[On January 9th, 1978 Harvey Milk was inaugurated to a seat on San Francisco’s Board of Supervisors, making him one of America’s first openly gay elected officials. So this week I’ll AmericanStudy Milk and other historical moments and events in the early history of the Gay Rights Movement, leading up to a weekend post on an impressive visual exhibit on the movement at Fitchburg State University.]
On the significance of violence for civil rights movements, and also of remembering beyond it.
I don’t want to oversimplify the many layers and threads to Ava DuVernay’s wonderful and important historical drama Selma (2014), but if I had to identify one turning point scene in the film, it would be the stunning and painful sequence when a young John Lewis and his fellow Civil Rights marchers are brutally attacked and beaten by Alabama state troopers on the Edmund Pettus Bridge. As the film presents this moment, it was the violence directed against the nonviolent marchers—and more exactly the national awareness of that violence, as it was covered extensively on television news as well as in many other media venues—that led to significant shifts in both public consciousness and President Lyndon Johnson’s own policies, among other effects. And moreover, the film presents those effects are entirely purposeful and intended, as illustrated by an earlier scene when Martin Luther King Jr. and his fellow Civil Rights leaders argue that such violent responses to nonviolent resistance are precisely what they’re hoping to draw out of Selma’s Sheriff Jim Clark and his racist ilk. The violence, David Oyelowo’s King argues, is a painful but necessary and crucial step toward achieving the movement’s goals.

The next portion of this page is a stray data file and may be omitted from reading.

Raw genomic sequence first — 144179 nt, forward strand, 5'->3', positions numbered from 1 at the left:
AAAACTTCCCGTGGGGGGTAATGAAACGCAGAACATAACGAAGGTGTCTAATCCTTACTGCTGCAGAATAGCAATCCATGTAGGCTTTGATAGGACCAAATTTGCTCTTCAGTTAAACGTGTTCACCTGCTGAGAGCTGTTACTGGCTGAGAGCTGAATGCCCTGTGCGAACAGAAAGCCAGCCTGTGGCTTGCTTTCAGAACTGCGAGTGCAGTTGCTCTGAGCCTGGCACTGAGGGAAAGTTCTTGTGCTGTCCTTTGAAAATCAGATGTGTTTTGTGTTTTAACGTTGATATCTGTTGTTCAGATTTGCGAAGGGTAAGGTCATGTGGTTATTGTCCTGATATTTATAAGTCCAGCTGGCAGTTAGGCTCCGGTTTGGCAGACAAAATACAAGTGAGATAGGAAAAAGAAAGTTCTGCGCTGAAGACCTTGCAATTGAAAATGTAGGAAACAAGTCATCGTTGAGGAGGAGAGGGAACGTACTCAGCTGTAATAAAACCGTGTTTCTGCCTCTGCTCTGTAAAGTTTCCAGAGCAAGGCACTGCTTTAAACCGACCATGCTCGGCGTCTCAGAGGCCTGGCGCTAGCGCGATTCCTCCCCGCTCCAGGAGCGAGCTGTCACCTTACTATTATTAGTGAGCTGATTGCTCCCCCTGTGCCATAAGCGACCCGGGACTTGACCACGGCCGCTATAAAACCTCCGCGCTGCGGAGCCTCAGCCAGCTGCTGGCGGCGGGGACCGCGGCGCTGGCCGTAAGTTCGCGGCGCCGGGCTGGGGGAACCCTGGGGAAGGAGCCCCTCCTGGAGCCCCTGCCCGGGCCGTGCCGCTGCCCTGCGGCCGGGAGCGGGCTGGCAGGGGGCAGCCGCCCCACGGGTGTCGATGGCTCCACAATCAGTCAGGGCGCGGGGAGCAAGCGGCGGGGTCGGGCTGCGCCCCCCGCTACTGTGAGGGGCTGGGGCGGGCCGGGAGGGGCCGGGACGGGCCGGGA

I don’t think there’s any way to argue that either the June 28, 1969 violent police raids on New York City’s Stonewall Inn or the subsequent nights of riots in protest of those raids were purposeful or intended by the gay rights movement or their allies. Although the LGBTQ community in New York had faced overt and official discrimination for years, and although there had been a similar police raid and riot at San Francisco’s Compton’s Cafeteria a few years earlier (in August 1966), the violent police crackdown on the Greenwich Village establishment Stonewall—the city’s most prominent gay bar and night club at the time—was nonetheless as unexpected as it was brutal. But from what I can tell, the raid and riots—both the night of the raid and for a new nights after, LGBTQ New Yorkers and their allies gathered at the scene to angrily protest the police brutality—achieved similar effects to the events on the Edmund Pettus Bridge: garnering significant national attention and sympathy for the gays right movement and its causes and goals, and in the process fundamentally shifting the conversations over this American civil rights issue and movement. In their different yet parallel ways, then, both Selma and Stonewall illustrate the tragic but important role that violence can play in helping civil rights movement advance their causes.
Yet as much of my writing in this space (and in my online spaces overall) argues, collective memories are always about emphasis, about what we particularly focus on and make central to our shared narratives and conversations. And so we can recognize and engage with the role of violence in a history like that of the Stonewall Uprising, but still focus our collective memories on different, under-remembered, and to my mind even more influential elements of that history. For example, the six months after Stonewall saw the founding of a number of new and significant gay rights organizations and initiatives in New York: the Gay Liberation Front (GLF), founded just days after Stonewall and the first civil rights organization to use “gay” in its name; three newspapers, Gay, Come Out!, and Gay Power; and the Gay Activists Alliance, which complemented but also diverged from the GLF and made clear that the gay rights movement in the city (and beyond) had multiple voices and communities. For another example, on the one-year anniversary of the raid, June 28, 1970, Gay Pride marches were held in New York, Los Angeles, and Chicago; these are considered the first such marches in America, and would become one of Stonewall’s most prominent and enduring legacies. The more we can remember and emphasize these effects to Stonewall, the more we can focus on how the gay rights movement truly advanced its causes and perspectives, in response to but also far beyond the oppressive violence of the raid.
Last history tomorrow,
PS. What do you think? Other histories or stories you’d highlight?
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